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Finding Iconic Waterfalls

riocelesteRio Celeste, one of Costa Rica’s most iconic sights is also its best kept secret. Where is it?

Seen on hotel web sites from coast to coast, one might think there may be many just like it but it’s in one location and one location only; Tenorio Volcano National Park. Plan about 1.5 hours driving time northwest of Arenal, La Fortuna de San Carlos or if coming from Guanacaste or Puntarenas, you will need to trust Waze.

This aqua marine blue river is surrounded by amazing rain forest, several boiling hot springs, mud baths, and an incredible 98 foot waterfall cascading down into a beautiful aqua pool of water. Ancient legend attributed the beautiful blue color to God washing his paint brush in the river after he painted the sky. Another legend of the first inhabitants believed the blue lagoon was a crater of the volcano which was later discovered to be false.

The magnificent blue water is similar in color to the vibrant Blue Morpho butterfly; however this coloration is the result of a chemical reaction between sulfur and calcium carbonate which originates in the nearby Tenorio Volcano. Be advised that during rain, the water can become a muddy brown instead of the vibrant blue; but that’s nature.  We had rain the day before and the water was magnificent.


Boiling blue water gurgles from Volcan Tenorio.

The hike to the waterfall from the park entrance will take about 1 ½ hours depending on your level of fitness. This is not a beginner hike and the trail can be very muddy and slippery. After a rain, the blue color is usually restored within 5 to 6 hours so keep that in mind. The lush and dense tropical forest is inhabited by sloths, tapirs, wild cats, blue morpho butterflies, tropical birds, howler, Capuchin and spider monkeys. The trail winds around tree roots and inclines so navigation requires some level of physical stamina. There are around 250 stairs with hand rails that take you down to a viewing platform at the waterfall and what goes down must eventually come up, including you, so take your time and carry water.  The park trails are in a constant state of improvement but it’s still recommended to borrow a hiking stick at the entrance and use it for balance.


Park Ranger Station and walls of mementos from visitors and volunteers.

We think the best way to see the park is with an experienced guide which can be hired at the park entrance or arranged for in advance. Park hours are 8 a.m. to 4 p.m. with an entrance fee of $10. We hired our guide at the park entrance for $30 although prices will vary between $20-$40. It was money well spent as the trail can be challenging, not well marked and its nice to have an extra hand to help in slippery areas. Keep in mind, even with a guide, you still need to do the hiking! Swimming in Rio Celeste is not allowed within the national park.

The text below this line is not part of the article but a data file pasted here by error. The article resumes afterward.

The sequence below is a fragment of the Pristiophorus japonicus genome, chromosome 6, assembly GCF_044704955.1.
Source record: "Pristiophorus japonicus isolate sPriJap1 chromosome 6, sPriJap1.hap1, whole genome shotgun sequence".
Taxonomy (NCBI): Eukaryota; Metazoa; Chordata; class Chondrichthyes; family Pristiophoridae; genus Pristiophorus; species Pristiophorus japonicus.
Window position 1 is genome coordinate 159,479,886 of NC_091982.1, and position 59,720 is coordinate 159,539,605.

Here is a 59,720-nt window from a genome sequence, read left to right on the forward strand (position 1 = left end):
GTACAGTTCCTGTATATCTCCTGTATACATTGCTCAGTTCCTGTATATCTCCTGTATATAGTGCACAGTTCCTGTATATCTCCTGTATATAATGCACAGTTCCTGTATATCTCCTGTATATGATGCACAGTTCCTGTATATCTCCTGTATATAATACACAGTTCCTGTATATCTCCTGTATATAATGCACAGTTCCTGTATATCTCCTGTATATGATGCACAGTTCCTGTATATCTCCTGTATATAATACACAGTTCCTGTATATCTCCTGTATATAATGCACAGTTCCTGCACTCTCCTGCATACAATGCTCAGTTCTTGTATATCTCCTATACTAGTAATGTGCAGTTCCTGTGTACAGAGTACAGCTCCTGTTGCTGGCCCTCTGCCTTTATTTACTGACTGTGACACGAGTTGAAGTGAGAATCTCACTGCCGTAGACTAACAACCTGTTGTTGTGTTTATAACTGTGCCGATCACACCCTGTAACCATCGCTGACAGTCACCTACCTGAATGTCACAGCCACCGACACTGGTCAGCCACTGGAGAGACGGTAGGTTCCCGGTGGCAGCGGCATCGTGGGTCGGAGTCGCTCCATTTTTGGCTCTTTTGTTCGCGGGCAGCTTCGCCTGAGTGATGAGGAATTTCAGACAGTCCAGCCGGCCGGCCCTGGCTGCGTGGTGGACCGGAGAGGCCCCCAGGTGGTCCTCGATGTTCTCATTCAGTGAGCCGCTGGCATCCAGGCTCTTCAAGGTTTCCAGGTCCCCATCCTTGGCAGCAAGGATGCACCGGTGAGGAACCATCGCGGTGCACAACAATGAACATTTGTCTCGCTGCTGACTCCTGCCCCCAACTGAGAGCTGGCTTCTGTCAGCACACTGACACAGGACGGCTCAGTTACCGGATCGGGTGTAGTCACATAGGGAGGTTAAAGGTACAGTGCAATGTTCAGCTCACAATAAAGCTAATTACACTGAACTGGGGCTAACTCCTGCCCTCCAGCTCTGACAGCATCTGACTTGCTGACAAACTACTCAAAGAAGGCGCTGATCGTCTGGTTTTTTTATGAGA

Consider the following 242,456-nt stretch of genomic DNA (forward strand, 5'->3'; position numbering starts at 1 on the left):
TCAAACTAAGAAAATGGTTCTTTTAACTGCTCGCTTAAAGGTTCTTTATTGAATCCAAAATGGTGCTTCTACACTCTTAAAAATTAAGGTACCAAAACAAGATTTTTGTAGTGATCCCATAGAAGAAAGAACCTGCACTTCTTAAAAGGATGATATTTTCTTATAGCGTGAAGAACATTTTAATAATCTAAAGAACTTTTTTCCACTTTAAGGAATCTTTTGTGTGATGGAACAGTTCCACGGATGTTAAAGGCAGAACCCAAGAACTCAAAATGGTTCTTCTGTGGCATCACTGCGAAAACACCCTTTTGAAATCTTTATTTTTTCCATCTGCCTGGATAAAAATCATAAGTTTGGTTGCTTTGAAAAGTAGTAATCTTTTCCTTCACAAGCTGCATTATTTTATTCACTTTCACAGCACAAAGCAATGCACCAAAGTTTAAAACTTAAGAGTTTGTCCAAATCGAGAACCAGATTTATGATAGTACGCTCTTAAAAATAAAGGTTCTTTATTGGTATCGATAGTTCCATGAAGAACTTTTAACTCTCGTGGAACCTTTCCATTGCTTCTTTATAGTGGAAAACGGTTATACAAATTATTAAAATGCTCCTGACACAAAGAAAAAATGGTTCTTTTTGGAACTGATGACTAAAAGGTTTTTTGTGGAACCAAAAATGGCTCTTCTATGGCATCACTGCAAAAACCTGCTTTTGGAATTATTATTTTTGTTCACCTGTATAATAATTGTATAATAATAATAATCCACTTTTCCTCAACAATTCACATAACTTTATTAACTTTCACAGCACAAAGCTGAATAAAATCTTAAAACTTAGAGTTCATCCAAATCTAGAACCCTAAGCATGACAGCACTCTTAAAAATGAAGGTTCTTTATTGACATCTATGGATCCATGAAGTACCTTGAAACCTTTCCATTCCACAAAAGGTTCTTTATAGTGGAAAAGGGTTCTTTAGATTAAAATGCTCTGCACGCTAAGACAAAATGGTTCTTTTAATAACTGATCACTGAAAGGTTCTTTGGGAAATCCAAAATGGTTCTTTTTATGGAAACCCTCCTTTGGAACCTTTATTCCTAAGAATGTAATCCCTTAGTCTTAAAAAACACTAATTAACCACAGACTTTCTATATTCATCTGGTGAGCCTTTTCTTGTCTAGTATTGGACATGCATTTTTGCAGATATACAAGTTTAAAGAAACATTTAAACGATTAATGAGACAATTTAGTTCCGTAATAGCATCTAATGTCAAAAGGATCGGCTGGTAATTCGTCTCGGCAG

Getting There: 4X4 recommended, particularly in the rainy season. The road from Arenal to Tenorio NP goes past Rio Celeste Hideaway, a fantastic place to spend one or more days.  After the park, the road continues downhill on to the west slope of the volcanic mountain range that separates the country and continent. This scenic shortcut takes you through cattle ranches and into the more arid conditions of the Guanacaste province.

Rio Celeste is off the beaten path and many take a day trip from the Arenal area. We stayed at the beautiful boutique hotel, Rio Celeste Hideaway which is 2.5 miles southeast of the park entrance.  This lovely boutique hotel with Moroccan and Bali/Indonesian charm is worth a stay.  Rio Celeste is part of the prestigious family of boutique resorts that include the world-famous Nayara and Nayara Springs, without the sticker shock and with down-to-earth ambiance. The private and spacious casitas are luxuriously appointed with beautiful outdoor showers set in your own private garden.  Tropical grounds are well maintained and each room has a private deck facing the rainforest. A trail on the property offers an alternative to the national park with an easy 30 minute hike to a portion of the blue river. A covered deck with towels awaits you where the trail ends with seating for the guests to enjoy, relax and take in the beauty of your surroundings. This is a nice option to visit the area for those who cannot navigate the more strenuous trails in the actual park.


A great photo slideshow is available here.

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